Breaking the Cycle of Emotional Blackmail

Jeffrey D. Murrah, LPC

Family decision-making is an intriguing phenomenon. Many factors become part of the decision-making process. Emotions play an important part in this activity.

Parents and children each use emotions to steer decisions favorable way to themselves. Using emotions to influence decisions develops naturally.

The use of emotions becomes harmful when they are used as threats to control or intimidate others. Emotionally charged threats and intimidation leaves their victims feeling helpless. Victims of emotional blackmail often give in, believing they have no other options.

Emotional blackmail occurs across ages. Parents use it on children, children use it on parents and even grandparents often enter the picture with their opinions. One parent may even use it on the other parent.

Threats often show up as emotion or behavior-based. Emotional threats are those where the blackmailer uses an emotional state to control the victim. This commonly occurs through rage, screaming, crying, whining or complaining.

Through making the situation uncomfortable enough, they force the victim to do something. When this occurs in public places, embarrassment adds pressure to yield. After several episodes of emotional threats, the victim often gives in to avoid the very possibility of another scene. The very threat of emotional discomfort or blackmail creates pressure to give in.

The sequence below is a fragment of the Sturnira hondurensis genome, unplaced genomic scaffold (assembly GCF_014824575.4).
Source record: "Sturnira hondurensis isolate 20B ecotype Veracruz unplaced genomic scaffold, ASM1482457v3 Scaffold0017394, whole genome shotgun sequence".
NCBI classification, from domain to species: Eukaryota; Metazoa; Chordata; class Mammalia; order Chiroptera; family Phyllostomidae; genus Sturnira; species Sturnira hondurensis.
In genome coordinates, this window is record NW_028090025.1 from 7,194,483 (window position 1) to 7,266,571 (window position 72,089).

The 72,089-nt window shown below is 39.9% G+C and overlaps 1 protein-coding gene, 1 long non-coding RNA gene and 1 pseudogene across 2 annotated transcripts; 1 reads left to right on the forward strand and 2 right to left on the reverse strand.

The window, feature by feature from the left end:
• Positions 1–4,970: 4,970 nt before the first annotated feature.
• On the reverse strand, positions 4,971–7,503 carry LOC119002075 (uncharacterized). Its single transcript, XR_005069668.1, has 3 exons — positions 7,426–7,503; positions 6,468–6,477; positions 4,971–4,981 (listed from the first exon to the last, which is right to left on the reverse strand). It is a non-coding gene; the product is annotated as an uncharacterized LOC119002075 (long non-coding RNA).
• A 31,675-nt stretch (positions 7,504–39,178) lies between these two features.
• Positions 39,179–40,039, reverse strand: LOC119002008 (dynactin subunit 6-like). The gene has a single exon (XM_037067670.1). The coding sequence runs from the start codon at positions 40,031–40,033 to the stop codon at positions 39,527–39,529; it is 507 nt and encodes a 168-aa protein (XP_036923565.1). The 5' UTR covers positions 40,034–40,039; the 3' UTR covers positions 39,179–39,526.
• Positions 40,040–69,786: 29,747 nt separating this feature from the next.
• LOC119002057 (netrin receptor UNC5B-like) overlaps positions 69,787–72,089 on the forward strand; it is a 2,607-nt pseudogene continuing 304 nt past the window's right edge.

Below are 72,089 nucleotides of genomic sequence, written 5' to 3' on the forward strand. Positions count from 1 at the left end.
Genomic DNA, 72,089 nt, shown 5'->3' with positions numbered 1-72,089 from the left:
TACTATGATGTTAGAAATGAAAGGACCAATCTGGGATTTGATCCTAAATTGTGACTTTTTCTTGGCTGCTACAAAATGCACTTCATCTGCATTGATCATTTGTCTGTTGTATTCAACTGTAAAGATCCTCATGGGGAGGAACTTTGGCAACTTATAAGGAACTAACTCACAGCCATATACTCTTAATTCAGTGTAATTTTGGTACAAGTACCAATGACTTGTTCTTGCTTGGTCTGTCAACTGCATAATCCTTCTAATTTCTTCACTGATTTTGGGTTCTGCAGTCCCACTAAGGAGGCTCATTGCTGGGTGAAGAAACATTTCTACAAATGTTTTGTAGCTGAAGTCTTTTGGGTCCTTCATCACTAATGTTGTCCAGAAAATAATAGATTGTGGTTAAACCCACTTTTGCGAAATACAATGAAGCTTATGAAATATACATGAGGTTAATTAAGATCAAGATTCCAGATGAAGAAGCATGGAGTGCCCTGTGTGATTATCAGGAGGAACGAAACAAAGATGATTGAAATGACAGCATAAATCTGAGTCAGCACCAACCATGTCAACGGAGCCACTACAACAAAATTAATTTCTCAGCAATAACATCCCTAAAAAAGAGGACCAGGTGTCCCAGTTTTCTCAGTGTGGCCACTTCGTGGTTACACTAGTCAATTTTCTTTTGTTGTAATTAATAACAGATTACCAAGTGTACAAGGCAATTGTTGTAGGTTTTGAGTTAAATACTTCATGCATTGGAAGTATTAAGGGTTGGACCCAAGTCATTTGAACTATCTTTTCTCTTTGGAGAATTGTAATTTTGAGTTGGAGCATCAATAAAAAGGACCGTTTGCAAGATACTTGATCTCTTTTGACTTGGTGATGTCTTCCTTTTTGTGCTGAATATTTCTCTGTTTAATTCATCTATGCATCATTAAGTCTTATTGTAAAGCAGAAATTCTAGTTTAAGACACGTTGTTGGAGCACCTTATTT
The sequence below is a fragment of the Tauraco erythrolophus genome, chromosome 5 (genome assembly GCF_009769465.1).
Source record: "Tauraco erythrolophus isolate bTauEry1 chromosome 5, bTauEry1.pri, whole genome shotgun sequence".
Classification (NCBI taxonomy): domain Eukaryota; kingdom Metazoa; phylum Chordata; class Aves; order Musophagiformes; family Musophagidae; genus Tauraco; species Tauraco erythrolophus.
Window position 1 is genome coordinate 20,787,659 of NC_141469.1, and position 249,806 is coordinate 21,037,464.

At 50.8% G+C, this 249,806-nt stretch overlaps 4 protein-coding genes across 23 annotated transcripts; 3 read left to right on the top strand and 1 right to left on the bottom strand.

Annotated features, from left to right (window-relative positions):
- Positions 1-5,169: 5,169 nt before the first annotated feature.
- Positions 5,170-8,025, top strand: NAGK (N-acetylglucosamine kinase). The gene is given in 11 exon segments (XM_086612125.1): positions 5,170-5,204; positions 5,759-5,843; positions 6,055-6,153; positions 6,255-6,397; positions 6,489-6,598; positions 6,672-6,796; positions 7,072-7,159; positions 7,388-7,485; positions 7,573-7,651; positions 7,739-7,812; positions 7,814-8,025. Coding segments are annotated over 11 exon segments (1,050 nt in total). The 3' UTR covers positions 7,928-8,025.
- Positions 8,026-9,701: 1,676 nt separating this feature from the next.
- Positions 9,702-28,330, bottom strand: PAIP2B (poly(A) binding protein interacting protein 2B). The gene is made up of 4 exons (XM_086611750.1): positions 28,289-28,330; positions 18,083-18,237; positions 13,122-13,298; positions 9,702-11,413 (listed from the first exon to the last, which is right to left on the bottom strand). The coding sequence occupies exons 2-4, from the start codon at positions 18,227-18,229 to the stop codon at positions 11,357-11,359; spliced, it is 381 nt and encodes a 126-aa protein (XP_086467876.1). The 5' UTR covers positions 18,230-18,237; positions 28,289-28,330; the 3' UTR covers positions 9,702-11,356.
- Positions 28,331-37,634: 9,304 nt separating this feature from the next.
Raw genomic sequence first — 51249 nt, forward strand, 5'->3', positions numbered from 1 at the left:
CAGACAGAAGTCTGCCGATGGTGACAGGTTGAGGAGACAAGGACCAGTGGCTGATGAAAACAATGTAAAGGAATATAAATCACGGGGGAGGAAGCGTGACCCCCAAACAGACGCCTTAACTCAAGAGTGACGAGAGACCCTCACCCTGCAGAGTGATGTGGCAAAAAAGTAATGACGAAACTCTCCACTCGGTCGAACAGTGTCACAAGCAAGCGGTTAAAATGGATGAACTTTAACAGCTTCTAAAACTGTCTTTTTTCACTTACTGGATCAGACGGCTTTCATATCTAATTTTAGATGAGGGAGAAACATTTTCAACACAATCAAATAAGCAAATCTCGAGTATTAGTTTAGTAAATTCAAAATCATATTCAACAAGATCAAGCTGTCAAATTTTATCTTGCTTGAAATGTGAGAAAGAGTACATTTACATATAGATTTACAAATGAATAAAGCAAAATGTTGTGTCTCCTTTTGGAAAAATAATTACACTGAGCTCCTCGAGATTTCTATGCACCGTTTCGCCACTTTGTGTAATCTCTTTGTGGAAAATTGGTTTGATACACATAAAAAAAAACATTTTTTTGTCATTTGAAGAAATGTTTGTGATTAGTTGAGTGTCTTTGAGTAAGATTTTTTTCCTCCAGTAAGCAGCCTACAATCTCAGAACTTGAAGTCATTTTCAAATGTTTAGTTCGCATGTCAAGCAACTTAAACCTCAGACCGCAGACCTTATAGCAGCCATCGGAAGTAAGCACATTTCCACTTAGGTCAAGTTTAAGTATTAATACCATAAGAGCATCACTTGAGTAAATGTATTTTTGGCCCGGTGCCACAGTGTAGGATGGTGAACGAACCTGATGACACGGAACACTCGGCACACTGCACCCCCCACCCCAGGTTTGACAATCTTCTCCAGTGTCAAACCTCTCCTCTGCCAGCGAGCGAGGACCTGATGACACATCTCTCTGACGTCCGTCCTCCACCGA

Behavioral blackmail is where potential actions are used to intimidate. These include threats of violence, suicide, running away, disowning and even calling Childrens Protective Services. The perpetrators may intensify the threats if the victim tells anyone about the initial threat. Blackmailers may also threaten to go public with dirty laundry to force the victims into obedience.

By using such threats, the blackmailer gets their way. Rarely does the blackmailer consider the effects the threats have on other members of the family. The effect of repeated threats creates a hostage situation within the home.

Threats also occur in the form of withholding. The blackmailer threatens to withhold love, attention, money or dignity. These things are held out like a carrot to entice the family to do things their way. The phrase "its my way or the highway" is a common expression of this behavior.

In healthy families, decisions are made through negotiation, clearly defined rules and a just authority structure. Although pleasing every member of the family in the decision-making process rarely occurs, parents can listen to each persons input before making the final decision. Discussion allows issues to be "out in the open" rather than someones will imposed on the family. Such discussion also reduces the feeling of being a hostage.

Displeasure can be expressed in ways without using emotional blackmail. When rules and expectations are clear, the need for manipulation is lessened. When the authority structure is clear and just, family members develop trust in the decisions that are made.

About The Author

Jeffrey D. Murrah, LPC, LMFT, LCDC is The Results-Oriented Therapist specializing in marriage and family conflicts. Visit to sign up for his free newsletter.

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